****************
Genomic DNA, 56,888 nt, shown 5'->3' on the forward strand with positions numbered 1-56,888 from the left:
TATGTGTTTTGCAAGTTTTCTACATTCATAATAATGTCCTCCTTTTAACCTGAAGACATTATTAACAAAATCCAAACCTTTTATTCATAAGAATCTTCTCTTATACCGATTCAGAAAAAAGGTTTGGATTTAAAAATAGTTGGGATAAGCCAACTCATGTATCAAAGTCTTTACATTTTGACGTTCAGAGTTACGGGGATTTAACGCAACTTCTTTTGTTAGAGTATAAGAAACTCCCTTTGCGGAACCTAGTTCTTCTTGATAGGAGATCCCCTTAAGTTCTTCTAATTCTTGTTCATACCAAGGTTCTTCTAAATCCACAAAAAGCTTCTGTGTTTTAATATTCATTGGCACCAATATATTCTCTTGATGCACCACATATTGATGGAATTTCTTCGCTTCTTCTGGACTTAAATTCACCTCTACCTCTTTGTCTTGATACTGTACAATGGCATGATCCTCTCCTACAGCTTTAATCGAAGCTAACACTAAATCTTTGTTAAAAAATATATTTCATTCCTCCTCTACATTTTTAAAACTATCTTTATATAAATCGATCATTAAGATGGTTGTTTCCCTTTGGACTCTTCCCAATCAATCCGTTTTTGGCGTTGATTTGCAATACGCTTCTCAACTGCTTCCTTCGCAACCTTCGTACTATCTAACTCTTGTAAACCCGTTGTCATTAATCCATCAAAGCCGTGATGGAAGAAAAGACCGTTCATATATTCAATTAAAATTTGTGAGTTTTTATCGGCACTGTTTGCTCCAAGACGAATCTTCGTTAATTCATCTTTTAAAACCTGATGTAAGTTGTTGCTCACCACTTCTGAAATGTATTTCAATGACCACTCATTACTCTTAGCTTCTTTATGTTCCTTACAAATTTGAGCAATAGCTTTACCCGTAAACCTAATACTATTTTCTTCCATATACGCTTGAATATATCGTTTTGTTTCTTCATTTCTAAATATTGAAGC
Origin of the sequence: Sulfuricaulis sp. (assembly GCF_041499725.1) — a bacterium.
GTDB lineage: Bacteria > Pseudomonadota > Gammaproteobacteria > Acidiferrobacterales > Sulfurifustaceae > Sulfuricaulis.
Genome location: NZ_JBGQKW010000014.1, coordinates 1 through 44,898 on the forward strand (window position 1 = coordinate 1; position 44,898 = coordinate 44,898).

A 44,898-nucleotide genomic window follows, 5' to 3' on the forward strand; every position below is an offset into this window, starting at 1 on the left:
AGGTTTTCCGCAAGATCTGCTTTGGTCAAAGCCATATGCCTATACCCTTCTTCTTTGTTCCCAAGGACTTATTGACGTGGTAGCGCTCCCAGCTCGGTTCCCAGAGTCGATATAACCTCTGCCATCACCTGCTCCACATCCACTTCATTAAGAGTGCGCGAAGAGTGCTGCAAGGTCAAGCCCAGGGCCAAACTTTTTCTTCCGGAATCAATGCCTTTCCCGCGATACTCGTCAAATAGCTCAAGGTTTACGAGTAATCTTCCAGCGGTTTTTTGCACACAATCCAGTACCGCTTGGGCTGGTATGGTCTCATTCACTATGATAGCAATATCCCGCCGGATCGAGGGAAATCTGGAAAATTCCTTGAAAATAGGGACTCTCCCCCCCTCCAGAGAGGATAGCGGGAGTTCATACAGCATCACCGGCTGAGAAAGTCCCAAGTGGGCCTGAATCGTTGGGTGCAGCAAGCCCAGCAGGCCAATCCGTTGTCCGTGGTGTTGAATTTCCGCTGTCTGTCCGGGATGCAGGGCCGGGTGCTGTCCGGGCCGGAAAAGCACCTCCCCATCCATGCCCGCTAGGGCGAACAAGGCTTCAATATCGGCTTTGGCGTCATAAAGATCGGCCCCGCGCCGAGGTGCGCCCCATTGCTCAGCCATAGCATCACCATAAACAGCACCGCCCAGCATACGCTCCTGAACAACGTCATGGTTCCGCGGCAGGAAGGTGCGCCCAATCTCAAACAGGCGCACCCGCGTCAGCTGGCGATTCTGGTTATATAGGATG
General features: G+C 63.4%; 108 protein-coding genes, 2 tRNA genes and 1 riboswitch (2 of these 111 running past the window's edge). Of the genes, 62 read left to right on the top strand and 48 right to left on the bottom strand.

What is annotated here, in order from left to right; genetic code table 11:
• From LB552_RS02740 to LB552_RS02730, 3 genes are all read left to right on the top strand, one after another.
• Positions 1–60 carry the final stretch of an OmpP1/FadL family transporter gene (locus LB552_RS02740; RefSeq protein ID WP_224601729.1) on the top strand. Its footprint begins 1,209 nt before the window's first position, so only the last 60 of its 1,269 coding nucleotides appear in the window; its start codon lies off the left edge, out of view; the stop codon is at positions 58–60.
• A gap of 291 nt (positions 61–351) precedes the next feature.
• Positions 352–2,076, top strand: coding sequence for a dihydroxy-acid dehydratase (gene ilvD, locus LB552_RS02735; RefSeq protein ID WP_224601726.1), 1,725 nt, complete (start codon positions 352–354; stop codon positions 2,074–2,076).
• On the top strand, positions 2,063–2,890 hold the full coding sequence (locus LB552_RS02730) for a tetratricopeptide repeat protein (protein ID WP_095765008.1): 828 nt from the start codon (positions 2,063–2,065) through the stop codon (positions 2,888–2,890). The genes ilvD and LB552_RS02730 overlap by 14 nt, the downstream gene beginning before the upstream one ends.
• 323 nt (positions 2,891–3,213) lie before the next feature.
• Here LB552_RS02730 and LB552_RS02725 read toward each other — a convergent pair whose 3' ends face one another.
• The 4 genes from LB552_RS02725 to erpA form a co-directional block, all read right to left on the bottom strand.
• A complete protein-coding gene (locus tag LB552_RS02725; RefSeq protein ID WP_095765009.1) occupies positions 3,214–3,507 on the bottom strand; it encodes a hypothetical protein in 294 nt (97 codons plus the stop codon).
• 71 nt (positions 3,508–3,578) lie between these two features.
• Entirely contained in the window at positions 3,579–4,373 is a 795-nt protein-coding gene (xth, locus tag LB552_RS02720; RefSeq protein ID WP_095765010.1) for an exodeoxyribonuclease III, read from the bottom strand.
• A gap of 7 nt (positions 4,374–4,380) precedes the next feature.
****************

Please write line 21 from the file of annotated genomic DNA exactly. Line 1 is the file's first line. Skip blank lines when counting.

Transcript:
• A gap of 7 nt (positions 4,374–4,380) precedes the next feature.